When do I Need LiDAR?

LiDAR (Light Detection and Ranging) is a remote sensing technology that measures the distance from a sensor to an object. A laser illuminates the target through light pulses which then return to the sensor, and the time it takes for the laser to return is calculated to determine the distance to the object.

How LiDAR Works

Sounds pretty cool, huh? The uses of LiDAR technology aren’t totally new, but you may be surprised at some of its applications. LiDAR is evolving and new ways to put it to use are still being discovered.

Let’s see if your business can use this high-tech sensor.

Airborne LiDAR

LiDAR sensors can be attached to a drone or helicopter to collect data in the form of point clouds (3D coordinate maps). Airborne LiDAR can further be described by general application; topographic LiDAR is used to map the land, and bathymetric LiDAR penetrates water to map and find measurements on the seafloor. Both types allow mapping professionals to explore natural and manufactured territories with accuracy and precision. In other words, LiDAR is used to examine the surface of the Earth.

How Bathymetric LiDAR Works

What can LiDAR data do for you? There are various types of data that LiDAR technology can provide that save time and money while improving your workflow. Let’s take a look at a few:

Density Measurements

When dense trees cover an area, LiDAR sensors can reach the earth’s surface through tiny openings in the canopy, foliage, and plant life to detect depth data. LiDAR can accurately generate a topographical map of a forested area when manual mapping would be too time-consuming. LiDAR point cloud data can be converted to create high-precision 3D digital elevation models or DEM. Digital terrain models (DTM) represent bare ground surface, and digital surface models (DSM) include vegetation and building data.

LiDAR – Digital Surface Model vs. Digital Terrain Model


LiDAR sensors can track and measure material stockpiles. Automated, high-tech, and no-contact sensors are much more efficient and cost-effective than truckload counting, a walking wheel, or other means to calculate volume measurement. Likely more fun, too!


Users can create detailed contour maps with the highly accurate elevation data from LiDAR collection. This allows the user to view the vertical profile of the mapped environment. Ain’t no mountain high enough, ain’t no valley low enough for a LiDAR sensor!

Orthomosaic Mapping

An Orthomosaic represents a large area that is made up of aerial images that have been stitched together to produce measurements of topography, buildings, and infrastructure. These maps can be used to monitor changes in vegetation and landscape. Wonder what Georges Seurat could create with LiDAR?

Do I need LiDAR?

In today’s competitive world, becoming more efficient in business operations is lucrative and imperative for companies. Keeping up with technology to bring your business to the next level may entail using LiDAR technology. There are quite a few industries that benefit from LiDAR technology. Is yours one of them? Let’s find out.


Construction sites are naturally dangerous, so if you can reduce risks, why wouldn’t you? When planning a construction project, bare earth models, or DTM, are instrumental in assessing land stability. The digital models produced by LiDAR allow the removal of structures on the land to evaluate risks of landslide or sloping.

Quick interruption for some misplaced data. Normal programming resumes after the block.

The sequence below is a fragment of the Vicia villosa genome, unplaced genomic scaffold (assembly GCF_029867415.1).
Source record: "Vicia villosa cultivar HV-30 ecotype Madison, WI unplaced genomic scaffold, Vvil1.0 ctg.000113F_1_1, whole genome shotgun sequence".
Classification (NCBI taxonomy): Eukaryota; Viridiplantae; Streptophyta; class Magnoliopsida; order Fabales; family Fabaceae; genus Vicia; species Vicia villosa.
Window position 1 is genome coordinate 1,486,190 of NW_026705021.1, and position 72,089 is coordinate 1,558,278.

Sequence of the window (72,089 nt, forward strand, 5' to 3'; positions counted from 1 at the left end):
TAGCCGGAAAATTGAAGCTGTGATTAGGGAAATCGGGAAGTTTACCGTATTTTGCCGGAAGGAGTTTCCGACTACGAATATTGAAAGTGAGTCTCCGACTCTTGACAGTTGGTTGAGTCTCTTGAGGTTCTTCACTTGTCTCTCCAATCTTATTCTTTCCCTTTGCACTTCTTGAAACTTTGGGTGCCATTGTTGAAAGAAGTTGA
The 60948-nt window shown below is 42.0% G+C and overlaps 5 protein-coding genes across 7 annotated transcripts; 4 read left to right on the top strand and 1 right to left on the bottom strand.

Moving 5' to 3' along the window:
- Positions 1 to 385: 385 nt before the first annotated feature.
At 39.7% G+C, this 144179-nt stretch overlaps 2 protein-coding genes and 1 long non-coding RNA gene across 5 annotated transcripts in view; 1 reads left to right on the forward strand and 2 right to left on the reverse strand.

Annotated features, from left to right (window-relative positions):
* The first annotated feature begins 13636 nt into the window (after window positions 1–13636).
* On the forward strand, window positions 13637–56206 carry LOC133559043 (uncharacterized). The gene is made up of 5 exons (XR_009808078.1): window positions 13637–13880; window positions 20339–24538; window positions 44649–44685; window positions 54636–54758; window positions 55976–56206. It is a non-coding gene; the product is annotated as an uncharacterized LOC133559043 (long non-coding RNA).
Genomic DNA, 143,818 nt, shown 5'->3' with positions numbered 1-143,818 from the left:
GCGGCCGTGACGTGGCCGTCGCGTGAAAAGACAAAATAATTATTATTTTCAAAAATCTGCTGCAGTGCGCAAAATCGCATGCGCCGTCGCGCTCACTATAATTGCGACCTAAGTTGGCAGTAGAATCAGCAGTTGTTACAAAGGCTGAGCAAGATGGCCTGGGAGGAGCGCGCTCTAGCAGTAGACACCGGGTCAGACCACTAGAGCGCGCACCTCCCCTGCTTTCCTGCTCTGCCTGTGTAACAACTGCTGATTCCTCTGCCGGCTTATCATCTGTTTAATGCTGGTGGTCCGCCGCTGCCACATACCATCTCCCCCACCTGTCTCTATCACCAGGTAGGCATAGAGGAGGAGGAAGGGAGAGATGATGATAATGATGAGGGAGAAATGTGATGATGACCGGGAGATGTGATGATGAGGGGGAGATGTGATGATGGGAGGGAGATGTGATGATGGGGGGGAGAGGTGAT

LiDAR in agriculture? You bet! LiDAR can even maximize your profits. The technology allows you to analyze data before you plant to predict crop yield more accurately. Density measurements and bare earth models can give you more insight into your fields and crops before and during crop season so you can prevent or determine crop damage. LiDAR can also measure areas of water accumulation to better plan irrigation.


Cut through dust and poor visibility and monitor stockpile volume more accurately using geometric measurements conducted with LiDAR sensors. LiDAR helps maintain the inventory of bulk materials such as salt, lime, sand, and other commonly used materials in industrial applications.


Not only can LiDAR be used to map the forest by measuring canopy height, but it can also be used to monitor fire patterns. Firefighters can use the technology to proactively plan fuel breaks which can help control forest fires. Smokey the Bear is breaking out his LiDAR sensor now!

LiDAR Use in Forestry

Railway Inspection

LiDAR gathers information in the form of point clouds or 3D coordinates. These coordinates can be used to analyze current railroad conditions, identify safety risks, and aid in planning new rail lines. All aboard! Next stop, LiDAR Land!

LiDAR Use in Railway Inspection

I DO need LiDAR!

If you think these uses and applications are cool, you haven’t seen anything yet! These few scenarios are just the tip of the iceberg for this ultramodern technology. There are so many ways LiDAR can be incorporated across industries, allowing companies to stay ahead in the game, maximize profits, improve safety, and offer clients the highest-quality deliverables and top-notch service.

Call FlyGuys today and see how LiDAR can improve your company.

Do you have a drone project we can help with?

Please note that we are currently unable to assist in the search for missing pets. This limitation is due to the specific challenges and regulations associated with using drones for such purposes.